Hope for rare disease blood carriers
PROFNAIT and how this project could save babies lives…….
by Professor Jens KJeldsen-Kragh
NAIT occurs when the platelet type in the pregnant mother is incompatible with that of her baby. As a result, the mother’s may produce antibodies that destroy the platelets of the feotus, compromising its ability to clot blood. Whilst many foetus’ with a reduced platelet count will develop into healthy babies, around 1 in every 10,000 experience spontaneous bleeding in the brain, resulting in severe disability or even death.
Professor Jens Kjeldsen-Kragh is part of PROFNAIT an initiative at the forefront of research into the disease. The team have been assessing similarities between NAIT and haemolytic disease, where discrepancies between a mother and baby’s blood type means the mother produces antibodies that destroy the foetus’s blood cells.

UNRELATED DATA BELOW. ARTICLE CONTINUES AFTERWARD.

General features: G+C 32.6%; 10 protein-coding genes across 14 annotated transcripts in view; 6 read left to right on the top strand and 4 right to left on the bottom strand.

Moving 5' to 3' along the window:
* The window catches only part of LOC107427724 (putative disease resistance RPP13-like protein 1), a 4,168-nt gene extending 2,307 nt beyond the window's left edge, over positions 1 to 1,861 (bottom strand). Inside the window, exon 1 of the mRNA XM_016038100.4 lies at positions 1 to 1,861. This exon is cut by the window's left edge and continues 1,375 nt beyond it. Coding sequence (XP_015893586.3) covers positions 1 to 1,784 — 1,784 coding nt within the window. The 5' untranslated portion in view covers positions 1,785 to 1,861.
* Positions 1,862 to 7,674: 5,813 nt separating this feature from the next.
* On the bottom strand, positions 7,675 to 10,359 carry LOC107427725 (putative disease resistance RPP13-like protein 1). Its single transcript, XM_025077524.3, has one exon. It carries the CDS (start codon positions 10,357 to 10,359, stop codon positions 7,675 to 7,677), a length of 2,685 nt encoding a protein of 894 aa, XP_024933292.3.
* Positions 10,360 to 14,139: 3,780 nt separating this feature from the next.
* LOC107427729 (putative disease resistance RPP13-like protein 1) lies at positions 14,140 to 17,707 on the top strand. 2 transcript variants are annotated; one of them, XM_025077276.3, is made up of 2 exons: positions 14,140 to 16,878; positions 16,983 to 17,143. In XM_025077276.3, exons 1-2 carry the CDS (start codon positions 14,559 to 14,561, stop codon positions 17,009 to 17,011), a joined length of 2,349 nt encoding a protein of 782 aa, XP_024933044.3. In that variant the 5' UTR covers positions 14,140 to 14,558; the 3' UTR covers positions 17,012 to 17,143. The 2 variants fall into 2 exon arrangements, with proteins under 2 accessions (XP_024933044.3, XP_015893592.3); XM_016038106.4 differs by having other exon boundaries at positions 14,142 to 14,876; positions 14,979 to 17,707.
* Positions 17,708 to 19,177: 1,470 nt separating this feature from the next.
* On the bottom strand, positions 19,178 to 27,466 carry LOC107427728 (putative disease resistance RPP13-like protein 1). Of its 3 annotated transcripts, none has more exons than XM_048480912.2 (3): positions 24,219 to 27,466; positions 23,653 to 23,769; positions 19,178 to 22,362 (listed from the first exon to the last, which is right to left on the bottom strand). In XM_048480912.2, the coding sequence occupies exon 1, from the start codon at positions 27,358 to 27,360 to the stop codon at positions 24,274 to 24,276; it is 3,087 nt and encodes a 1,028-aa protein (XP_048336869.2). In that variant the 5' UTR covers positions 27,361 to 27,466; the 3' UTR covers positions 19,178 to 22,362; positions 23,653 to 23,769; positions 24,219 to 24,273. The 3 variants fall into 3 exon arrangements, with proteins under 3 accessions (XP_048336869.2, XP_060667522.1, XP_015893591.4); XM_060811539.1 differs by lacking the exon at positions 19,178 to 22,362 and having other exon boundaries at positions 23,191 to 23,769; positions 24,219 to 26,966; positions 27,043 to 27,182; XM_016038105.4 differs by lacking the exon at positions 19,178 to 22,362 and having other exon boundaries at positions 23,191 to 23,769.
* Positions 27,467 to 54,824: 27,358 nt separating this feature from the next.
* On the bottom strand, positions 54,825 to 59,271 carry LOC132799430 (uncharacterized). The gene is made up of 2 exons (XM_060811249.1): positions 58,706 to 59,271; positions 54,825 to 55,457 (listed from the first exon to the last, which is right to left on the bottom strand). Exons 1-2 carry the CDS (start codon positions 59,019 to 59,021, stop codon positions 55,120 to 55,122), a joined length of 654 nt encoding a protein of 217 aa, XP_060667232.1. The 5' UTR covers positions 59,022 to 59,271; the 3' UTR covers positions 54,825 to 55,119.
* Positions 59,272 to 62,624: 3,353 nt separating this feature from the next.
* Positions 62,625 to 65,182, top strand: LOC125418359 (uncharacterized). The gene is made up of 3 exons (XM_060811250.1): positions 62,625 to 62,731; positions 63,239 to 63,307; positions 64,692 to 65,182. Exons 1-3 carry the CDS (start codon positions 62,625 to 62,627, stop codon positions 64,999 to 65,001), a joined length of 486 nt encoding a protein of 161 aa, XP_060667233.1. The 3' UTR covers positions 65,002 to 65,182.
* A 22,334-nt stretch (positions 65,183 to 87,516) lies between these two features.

“For 40 years doctors have been administering anti-D immunoglobulin, which prevents the mother from producing antibodies that destroy the cells,” explains Professor Kjeldsen-Kragh “PROFNAIT aims to develop an immunoglobulin that works in the same way for NAIT.”
Using a safe and tested method, the team is confident a treatment will soon be available. “I hope that one day authorities will adopt platelet typing as a matter of course in ante-natal care,” says Professor Kjeldsen-Kragh. “With this knowledge, women and babies at risk can be identified and protected.”
read the full aticle in The Independent supplement on-line here
For more information about the PROFNAIT Project and to donate plasma click here